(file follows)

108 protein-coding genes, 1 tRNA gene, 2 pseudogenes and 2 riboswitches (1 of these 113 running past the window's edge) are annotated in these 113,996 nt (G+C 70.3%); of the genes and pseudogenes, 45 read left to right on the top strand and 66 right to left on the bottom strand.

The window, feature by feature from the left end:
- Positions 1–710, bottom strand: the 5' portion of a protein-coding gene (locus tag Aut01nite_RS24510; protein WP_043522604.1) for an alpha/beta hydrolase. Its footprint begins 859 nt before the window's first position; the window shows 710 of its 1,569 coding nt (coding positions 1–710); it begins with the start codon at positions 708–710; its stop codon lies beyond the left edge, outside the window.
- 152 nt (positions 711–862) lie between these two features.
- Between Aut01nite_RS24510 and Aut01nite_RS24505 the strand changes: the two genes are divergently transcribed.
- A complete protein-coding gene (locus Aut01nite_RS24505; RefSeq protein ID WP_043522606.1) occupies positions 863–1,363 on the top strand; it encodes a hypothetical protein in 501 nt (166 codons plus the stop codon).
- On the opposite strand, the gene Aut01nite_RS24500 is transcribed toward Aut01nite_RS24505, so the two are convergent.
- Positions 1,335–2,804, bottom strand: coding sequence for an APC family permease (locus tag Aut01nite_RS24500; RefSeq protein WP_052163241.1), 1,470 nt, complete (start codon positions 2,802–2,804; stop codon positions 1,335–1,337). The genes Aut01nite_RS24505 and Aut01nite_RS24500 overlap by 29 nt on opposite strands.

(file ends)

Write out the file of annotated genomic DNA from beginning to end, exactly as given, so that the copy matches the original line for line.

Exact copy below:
108 protein-coding genes, 1 tRNA gene, 2 pseudogenes and 2 riboswitches (1 of these 113 running past the window's edge) are annotated in these 113,996 nt (G+C 70.3%); of the genes and pseudogenes, 45 read left to right on the top strand and 66 right to left on the bottom strand.

The window, feature by feature from the left end:
- Positions 1–710, bottom strand: the 5' portion of a protein-coding gene (locus tag Aut01nite_RS24510; protein WP_043522604.1) for an alpha/beta hydrolase. Its footprint begins 859 nt before the window's first position; the window shows 710 of its 1,569 coding nt (coding positions 1–710); it begins with the start codon at positions 708–710; its stop codon lies beyond the left edge, outside the window.
- 152 nt (positions 711–862) lie between these two features.
- Between Aut01nite_RS24510 and Aut01nite_RS24505 the strand changes: the two genes are divergently transcribed.
- A complete protein-coding gene (locus Aut01nite_RS24505; RefSeq protein ID WP_043522606.1) occupies positions 863–1,363 on the top strand; it encodes a hypothetical protein in 501 nt (166 codons plus the stop codon).
- On the opposite strand, the gene Aut01nite_RS24500 is transcribed toward Aut01nite_RS24505, so the two are convergent.
- Positions 1,335–2,804, bottom strand: coding sequence for an APC family permease (locus tag Aut01nite_RS24500; RefSeq protein WP_052163241.1), 1,470 nt, complete (start codon positions 2,802–2,804; stop codon positions 1,335–1,337). The genes Aut01nite_RS24505 and Aut01nite_RS24500 overlap by 29 nt on opposite strands.